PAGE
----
British Declaration Of War

Discussion in 'All Anniversaries' started by wowtank, Mar 20, 2012.

  1. wowtank

    wowtank Very Senior Member

    Last edited by a moderator: Sep 3, 2020
  2. Mike L

    Mike L Very Senior Member

    It's only the first 50 seconds we usually hear, thanks wowtank for the whole broadcast.
    Lots of other Youtube Churchill etc stuff attached to that. Easily missed and the links go on a long way.
     
  3. Ron Goldstein

    Ron Goldstein WW2 Veteran WW2 Veteran Patron

    This, from my memoirs;


    3rd September 1939

    The following morning, a Sunday, I started exploring the novelty of living by the sea and I was actually swimming in the sea when the first warning siren sounded, (a false alarm as it happened).
    I hurriedly dried myself and hastened back to the flat, passing on the way two women standing in the doorway of their house. The pair, probably mother and daughter, were both crying and embracing.

    With the sublime arrogance of a sixteen year old I called out to them "Don't worry ..... everything's gonna be all right!"

    They paused in their grief and turned to give me a withering look that left me in no doubt that I knew nothing of the sort of troubles that the world could offer on that day and so I shamefacedly continued homeward where I arrived just in time to listen to the radio and the recorded voice of Chamberlain telling us that war had been declared.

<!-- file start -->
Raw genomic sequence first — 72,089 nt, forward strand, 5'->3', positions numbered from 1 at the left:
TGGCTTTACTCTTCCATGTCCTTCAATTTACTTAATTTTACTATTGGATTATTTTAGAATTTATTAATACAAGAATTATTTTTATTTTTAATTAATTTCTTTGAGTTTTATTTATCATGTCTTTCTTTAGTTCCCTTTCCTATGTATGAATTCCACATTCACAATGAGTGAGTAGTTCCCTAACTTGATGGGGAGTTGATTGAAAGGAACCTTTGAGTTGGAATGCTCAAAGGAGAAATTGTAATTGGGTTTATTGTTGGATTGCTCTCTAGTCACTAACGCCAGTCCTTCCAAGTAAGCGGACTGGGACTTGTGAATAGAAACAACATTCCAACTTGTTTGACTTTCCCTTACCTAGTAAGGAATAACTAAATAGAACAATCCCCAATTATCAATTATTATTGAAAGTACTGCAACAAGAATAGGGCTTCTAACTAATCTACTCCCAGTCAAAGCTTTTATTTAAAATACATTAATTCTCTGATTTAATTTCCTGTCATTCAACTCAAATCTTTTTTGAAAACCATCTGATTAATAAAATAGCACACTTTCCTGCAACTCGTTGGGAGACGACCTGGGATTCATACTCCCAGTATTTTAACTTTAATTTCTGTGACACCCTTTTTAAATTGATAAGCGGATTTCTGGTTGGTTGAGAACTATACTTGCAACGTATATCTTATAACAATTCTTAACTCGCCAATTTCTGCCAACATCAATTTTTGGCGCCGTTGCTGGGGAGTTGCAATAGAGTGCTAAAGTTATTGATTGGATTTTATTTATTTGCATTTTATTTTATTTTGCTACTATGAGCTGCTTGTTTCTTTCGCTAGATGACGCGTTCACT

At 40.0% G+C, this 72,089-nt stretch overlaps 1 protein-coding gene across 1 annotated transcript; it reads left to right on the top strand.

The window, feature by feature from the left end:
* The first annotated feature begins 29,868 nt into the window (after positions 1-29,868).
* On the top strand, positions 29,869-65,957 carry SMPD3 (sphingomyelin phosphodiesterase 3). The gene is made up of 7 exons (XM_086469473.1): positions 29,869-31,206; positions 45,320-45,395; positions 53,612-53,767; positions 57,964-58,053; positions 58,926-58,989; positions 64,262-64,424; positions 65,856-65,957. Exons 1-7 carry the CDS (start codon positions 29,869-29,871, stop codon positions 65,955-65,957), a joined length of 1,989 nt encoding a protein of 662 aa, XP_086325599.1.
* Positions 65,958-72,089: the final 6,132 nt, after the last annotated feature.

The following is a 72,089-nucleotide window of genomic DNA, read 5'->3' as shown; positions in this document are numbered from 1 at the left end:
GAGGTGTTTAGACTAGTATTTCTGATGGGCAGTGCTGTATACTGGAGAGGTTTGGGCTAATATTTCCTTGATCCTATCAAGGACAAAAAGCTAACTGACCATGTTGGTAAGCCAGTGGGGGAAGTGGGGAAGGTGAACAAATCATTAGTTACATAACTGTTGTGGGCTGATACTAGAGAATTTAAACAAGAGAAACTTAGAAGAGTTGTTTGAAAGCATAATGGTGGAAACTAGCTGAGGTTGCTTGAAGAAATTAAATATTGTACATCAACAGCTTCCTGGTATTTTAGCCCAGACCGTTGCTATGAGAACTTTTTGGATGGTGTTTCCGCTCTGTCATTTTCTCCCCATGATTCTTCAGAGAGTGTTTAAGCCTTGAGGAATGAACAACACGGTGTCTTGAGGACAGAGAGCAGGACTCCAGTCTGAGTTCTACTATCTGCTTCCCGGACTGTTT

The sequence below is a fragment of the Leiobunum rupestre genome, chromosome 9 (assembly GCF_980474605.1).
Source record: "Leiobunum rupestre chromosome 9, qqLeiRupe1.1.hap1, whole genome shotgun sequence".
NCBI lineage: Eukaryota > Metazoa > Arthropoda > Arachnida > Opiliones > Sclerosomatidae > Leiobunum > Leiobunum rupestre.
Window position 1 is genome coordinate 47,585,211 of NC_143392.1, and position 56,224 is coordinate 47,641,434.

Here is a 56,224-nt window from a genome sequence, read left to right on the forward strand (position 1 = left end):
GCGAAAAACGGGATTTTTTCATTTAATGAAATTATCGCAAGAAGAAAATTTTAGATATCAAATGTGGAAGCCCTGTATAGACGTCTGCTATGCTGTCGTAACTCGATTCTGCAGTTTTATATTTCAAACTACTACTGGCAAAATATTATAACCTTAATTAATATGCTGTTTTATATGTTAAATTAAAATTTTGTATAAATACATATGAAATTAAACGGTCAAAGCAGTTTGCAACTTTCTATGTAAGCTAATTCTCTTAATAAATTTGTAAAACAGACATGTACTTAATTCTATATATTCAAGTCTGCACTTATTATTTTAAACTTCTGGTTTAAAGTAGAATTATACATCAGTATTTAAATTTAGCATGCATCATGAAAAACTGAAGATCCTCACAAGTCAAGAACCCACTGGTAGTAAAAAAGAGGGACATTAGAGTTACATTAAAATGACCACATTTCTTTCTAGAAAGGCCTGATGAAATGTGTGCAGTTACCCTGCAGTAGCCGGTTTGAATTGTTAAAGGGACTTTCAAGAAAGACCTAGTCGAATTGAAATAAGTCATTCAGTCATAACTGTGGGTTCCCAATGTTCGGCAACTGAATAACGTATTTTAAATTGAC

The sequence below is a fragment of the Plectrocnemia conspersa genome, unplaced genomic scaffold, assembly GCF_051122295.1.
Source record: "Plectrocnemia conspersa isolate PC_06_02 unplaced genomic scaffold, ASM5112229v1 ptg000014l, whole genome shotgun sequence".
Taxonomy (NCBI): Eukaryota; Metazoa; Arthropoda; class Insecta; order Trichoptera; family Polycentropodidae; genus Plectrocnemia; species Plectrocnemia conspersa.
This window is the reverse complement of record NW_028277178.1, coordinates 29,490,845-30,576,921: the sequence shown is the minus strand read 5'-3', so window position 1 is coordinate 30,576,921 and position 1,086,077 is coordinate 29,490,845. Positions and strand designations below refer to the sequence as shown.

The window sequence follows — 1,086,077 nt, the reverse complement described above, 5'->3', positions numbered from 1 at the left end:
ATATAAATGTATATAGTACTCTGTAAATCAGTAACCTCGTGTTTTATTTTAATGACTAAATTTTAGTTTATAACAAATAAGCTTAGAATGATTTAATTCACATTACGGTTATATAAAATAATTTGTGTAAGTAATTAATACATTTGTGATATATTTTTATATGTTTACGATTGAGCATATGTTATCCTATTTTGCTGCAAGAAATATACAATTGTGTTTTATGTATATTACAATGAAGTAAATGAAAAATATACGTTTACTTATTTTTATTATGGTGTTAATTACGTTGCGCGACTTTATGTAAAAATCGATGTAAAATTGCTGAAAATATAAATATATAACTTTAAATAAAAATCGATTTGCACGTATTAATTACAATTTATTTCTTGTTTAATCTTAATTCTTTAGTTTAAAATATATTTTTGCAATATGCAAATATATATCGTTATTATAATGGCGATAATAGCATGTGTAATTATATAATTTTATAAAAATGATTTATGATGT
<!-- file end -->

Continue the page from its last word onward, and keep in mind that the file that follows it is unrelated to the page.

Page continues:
Ron
     
  4. Owen

    Owen -- --- -.. MOD

  5. Owen

    Owen -- --- -.. MOD

    75 years on
     
  6. Tom Canning

    Tom Canning WW2 Veteran WW2 Veteran

    I recall thinking that if the war will be finished by Christmas - I won't have to go….Then came my 18th Birthday - and just last

    July I celebrated my 90th birthday - just how lucky can we get… 70 odd bonus years

    Cheers
     
    Mr Jinks likes this.
  7. Bernard85

    Bernard85 WW2 Veteran WW2 Veteran

    good day wowtank.very senior member.20th mach.2012,01:51am.re:britich declaration of war,your link has been withdrawn,just to let you know,regards bernard85.
     
  8. Owen

    Owen -- --- -.. MOD

    Was at Avebury Manor today with my children.
    Was sat in the Alexander Keiller Parlour.
    It's done up as if it was 3rd September 1939.
    The radio plays tunes from the era then breaks into Chamberlain's Declaration of War speach.
    Photo here.
    http://aveburymanor.blogspot.co.uk/2012/07/alexander-keiller.html

    We had a good discussion as if we were our ages now in 1939.
    I'd have been the same age as WW1 Veterans , my eldest would have soon gone off to join one of the Women's Services or work in a factory, my older son would have been old enough to have been called up in 1944.
    Thought it was a good history lesson for the kids without being too heavy.

    [​IMG]
     
    Dave55 and 4jonboy like this.
  9. Joe Brown

    Joe Brown WW2 Veteran WW2 Veteran

    I am so glad they have a place like Avebury Manor that recreates that most significant moment in the life of my generation.